The GATS does not offer a definition of "services", but services need to be identified and classified for the operation of the Agreement, especially for the scheduling of specific commitments on market access and national treatment. There is no obligation on WTO Members to use any particular classification system in undertaking commitments. Nevertheless, an informal document produced for the services negotiation during the Uruguay Round, the Services Sectoral Classification List (W/120), was used and continues to be used as the principal guiding classification system, not only in the WTO, but also in bilateral and plurilateral services trade negotiations outside of the WTO. WTO jurisprudence has also noted the role of W/120 in the determination of sectoral coverage of GATS commitments. However, services classification does not receive enough attention it deserves. This paper attempts to make contribution by providing an overview of services classification and highlighting its relevance to both trade negotiations and WTO dispute settlement. It consists of four sections. Section I reviews how a services classification system was introduced into the multilateral trading system and describes the main features of W120. Section II takes a closer look at some aspects of the classification system, drawing attention to challenges in its application, which arise from inter alia services with multiple end-uses, overlaps between sectors, and the issue of "new services". Section III considers the implications of classification on GATS commitments by examining a number of WTO dispute settlement cases. Section IV concludes. In conclusion, the paper underlines the importance of services classification in assisting governments in clearly and accurately undertaking commitments. It also notes that WTO Members have taken or suggested various pragmatic approaches to addressing challenges in the application of the current services classification system. The proposed approaches again highlight the role of classification in ensuring the clarity, certainty and predictability of specific commitments in services.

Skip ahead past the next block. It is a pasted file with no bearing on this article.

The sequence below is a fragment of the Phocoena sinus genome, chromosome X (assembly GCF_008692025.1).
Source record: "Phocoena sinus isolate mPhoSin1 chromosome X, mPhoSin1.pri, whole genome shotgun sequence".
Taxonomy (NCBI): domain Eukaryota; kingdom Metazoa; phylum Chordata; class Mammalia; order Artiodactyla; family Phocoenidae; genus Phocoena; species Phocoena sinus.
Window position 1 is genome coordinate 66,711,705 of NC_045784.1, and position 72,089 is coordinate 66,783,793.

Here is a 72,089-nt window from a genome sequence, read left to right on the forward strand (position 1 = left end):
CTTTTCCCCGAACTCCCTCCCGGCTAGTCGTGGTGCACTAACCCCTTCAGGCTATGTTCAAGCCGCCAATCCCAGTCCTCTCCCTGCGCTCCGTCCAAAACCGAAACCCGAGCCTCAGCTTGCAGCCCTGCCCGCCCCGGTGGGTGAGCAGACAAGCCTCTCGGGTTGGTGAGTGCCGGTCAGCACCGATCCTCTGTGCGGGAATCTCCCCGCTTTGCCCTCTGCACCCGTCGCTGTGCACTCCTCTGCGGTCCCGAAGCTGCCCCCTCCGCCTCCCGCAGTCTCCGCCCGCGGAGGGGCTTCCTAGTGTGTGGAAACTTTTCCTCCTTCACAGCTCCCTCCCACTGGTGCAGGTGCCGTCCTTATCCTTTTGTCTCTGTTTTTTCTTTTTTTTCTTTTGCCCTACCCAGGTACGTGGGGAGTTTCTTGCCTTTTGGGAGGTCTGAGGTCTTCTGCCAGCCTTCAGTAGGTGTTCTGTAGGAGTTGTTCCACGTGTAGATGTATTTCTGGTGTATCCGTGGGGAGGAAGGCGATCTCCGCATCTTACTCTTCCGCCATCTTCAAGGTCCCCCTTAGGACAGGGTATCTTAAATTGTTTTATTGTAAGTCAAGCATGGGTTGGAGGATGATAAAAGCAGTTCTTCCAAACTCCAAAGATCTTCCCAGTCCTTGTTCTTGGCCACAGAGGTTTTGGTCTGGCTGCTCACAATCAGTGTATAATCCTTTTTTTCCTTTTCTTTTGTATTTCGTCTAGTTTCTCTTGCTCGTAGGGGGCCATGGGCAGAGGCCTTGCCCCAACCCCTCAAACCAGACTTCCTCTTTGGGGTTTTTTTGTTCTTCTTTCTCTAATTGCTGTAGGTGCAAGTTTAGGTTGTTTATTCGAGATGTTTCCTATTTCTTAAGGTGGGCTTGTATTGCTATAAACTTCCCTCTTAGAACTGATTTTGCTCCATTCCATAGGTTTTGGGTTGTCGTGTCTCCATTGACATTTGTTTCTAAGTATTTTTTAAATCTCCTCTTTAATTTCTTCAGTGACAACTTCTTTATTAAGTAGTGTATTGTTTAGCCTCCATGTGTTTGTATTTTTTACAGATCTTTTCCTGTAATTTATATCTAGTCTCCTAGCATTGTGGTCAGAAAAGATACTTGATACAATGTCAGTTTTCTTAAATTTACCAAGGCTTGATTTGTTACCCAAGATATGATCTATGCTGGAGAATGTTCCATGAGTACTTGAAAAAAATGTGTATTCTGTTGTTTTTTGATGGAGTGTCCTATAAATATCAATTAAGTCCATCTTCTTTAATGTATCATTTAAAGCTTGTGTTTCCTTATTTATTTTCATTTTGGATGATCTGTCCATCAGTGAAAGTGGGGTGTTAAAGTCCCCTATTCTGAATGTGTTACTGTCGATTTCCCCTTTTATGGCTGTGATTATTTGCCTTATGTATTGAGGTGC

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  • Published online: 07 Dec 2015
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